We have an amazing opportunity ahead at Kyndryl to create a company brand that will stand apart in the market by leading with our people first. Once we are an independent company, each Kyndryl employee will advance the vital systems that power human progress. Our people are devoted, restless, empathetic, and anticipatory – key qualities needed as we build on existing customer relationships and cultivate new ones. Our people are at the heart of this business and I am deeply hopeful and excited for our future.

What experiences have helped prepare you for this new opportunity?

I’ve had a very rich and diverse career history at IBM that has lasted 25+ years. I started out in sales but landed explored opportunities at IBM in different roles, business units, geographies, and functions. Marketing and business are my passions and I landed on Marketing because it allowed me to utilize both my left and right brain, bringing together art and science. In college, I was no tonly a business major, but an art major. I love marketing because I can leverage my extensive knowledge of business, while also being able to think openly and creatively.

The opportunities I was given during my time at IBM and my natural curiosity have led me to the path I’m on now and there’s no better next career step than a once-in-a-lifetime-opportunity to help launch a company. The core of my role at Kyndryl is to create a culture centered on our people and growing up in my career at IBM has allowed me to see first-hand how to prioritize people and ensure they are at the heart of progress in everything Kyndryl will do.

How would you describe your leadership style?

I believe that people aren't your greatest assets, they are your only assets. My platform and background for leadership has always been grounded in authenticity to who I am and centered on diversity and inclusion. I immigrated to the US from Chile when I was 10 years old and so I know the power and beauty that comes from leaning into what makes you different from other people, and that's what I want every person in my marketing organization to feel – the value in bringing their most authentic self to work every day. The way our employees feel when they show up for themselves authentically is how they will also show up for our customers, and strong relationships drive growth.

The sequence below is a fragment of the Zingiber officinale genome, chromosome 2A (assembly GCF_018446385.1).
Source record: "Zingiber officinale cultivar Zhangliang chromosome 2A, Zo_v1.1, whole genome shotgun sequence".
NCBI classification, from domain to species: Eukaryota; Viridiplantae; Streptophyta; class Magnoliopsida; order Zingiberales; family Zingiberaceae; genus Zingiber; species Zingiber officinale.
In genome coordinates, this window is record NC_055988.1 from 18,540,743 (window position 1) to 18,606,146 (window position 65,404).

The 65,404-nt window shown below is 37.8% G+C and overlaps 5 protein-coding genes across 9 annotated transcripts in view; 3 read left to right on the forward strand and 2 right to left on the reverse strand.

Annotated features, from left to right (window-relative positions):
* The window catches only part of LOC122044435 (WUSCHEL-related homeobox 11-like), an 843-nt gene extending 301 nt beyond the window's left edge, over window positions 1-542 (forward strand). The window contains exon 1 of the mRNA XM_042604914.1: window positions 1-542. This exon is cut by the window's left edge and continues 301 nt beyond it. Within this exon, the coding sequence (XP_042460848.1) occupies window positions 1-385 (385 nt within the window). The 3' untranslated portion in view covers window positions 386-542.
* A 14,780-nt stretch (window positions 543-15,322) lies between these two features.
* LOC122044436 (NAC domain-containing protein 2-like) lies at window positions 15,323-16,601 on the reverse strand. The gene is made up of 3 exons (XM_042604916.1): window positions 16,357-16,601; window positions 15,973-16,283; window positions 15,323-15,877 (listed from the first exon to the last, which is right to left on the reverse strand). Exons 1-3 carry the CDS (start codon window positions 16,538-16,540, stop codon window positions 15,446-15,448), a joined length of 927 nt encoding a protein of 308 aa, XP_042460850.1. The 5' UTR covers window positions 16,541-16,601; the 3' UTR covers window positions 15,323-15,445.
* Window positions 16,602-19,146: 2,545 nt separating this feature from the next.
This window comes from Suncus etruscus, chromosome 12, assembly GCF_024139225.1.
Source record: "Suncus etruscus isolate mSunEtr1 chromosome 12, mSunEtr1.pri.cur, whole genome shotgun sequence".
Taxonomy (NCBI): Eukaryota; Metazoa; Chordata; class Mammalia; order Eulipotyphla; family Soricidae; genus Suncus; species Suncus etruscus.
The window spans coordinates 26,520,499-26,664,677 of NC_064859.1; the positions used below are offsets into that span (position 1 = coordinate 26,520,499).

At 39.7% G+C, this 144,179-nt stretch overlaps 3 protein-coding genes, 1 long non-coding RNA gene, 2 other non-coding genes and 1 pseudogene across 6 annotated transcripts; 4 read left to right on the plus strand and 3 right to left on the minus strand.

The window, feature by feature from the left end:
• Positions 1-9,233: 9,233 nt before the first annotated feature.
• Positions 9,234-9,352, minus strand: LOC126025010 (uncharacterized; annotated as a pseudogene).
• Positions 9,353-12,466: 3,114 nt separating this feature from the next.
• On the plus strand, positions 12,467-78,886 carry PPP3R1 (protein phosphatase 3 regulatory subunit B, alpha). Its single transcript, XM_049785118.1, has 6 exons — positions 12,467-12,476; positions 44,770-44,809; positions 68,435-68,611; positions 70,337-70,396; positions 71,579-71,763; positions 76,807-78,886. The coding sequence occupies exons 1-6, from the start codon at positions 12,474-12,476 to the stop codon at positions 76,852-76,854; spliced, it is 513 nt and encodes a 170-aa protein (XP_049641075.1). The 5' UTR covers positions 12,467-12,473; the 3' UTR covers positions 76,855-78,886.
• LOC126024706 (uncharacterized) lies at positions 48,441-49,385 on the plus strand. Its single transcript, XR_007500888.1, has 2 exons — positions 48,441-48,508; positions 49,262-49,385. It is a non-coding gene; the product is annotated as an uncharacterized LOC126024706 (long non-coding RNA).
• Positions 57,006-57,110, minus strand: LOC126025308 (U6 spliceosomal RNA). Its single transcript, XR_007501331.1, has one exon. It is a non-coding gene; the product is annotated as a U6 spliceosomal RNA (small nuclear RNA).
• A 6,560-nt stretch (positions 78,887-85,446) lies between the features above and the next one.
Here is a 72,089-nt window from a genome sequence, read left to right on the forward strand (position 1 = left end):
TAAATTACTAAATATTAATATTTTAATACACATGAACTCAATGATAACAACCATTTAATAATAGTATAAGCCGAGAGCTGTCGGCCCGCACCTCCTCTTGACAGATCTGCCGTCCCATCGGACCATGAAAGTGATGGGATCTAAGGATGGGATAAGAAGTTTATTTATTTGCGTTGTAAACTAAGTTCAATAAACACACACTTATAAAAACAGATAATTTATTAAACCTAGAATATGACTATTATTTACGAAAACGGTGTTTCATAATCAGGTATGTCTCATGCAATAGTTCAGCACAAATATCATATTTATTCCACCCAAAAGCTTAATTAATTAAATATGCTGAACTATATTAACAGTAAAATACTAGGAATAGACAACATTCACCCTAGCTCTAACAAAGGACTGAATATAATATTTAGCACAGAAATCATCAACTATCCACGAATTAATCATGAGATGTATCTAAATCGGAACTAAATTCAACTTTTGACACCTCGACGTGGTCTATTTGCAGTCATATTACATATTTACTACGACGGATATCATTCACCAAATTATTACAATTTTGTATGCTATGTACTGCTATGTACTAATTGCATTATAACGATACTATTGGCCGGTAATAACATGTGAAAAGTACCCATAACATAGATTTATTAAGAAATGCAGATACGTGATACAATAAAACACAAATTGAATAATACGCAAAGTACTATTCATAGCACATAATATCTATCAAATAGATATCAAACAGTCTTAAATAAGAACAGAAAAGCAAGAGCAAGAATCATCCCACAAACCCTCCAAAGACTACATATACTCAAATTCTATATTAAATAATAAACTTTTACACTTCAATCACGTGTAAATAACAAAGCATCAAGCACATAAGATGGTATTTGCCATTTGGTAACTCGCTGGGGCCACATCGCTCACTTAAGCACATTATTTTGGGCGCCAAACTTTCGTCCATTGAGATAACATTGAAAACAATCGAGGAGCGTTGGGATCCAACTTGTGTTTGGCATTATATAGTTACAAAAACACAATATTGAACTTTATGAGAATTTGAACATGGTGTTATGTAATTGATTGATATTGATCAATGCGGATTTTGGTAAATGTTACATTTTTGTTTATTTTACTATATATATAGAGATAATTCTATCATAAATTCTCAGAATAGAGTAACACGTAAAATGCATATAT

I think this is especially true in light of a world forever changed by the pandemic. Living through such an unprecedented time has reinforced that we are all humans. We can't lead or care for one another without empathy and I think leaders everywhere have been reminded of this.

What’s the best leadership advice you’ve received?

When I was growing up as an immigrant in North Carolina, I often wanted to be just like everyone else. But my mother always told me: Be unique, be memorable – you have an authentic view and experience of the world that no one else will ever have, so don't try to be anyone else but you.

What does success look like to you?

I think the concept of success is multi-faceted. From a career perspective, being in a job where you're respected and appreciated, and where you can see how your contributions are providing value by motivating your teams to be better – that's success! From a personal perspective, there is no greater accomplishment than investing in the next generation. I love mentoring younger professionals – they are the future. I want my legacy as a leader to include providing value in work culture, but also in leaving a personal impact on the lives of professionals who will carry the workforce forward. Finding a position in life with a job and company that offers me a chance at all of that is what success looks like to me.

What advice would you give to your younger self just starting out in the industry?

I've always been a naturally curious person and it's easy for me to over-commit to projects that pique my interest. I've learned over years of practice how to manage that, so to my younger self I’d say… prioritize the things that are most important, and then become amazing at those things.

Share article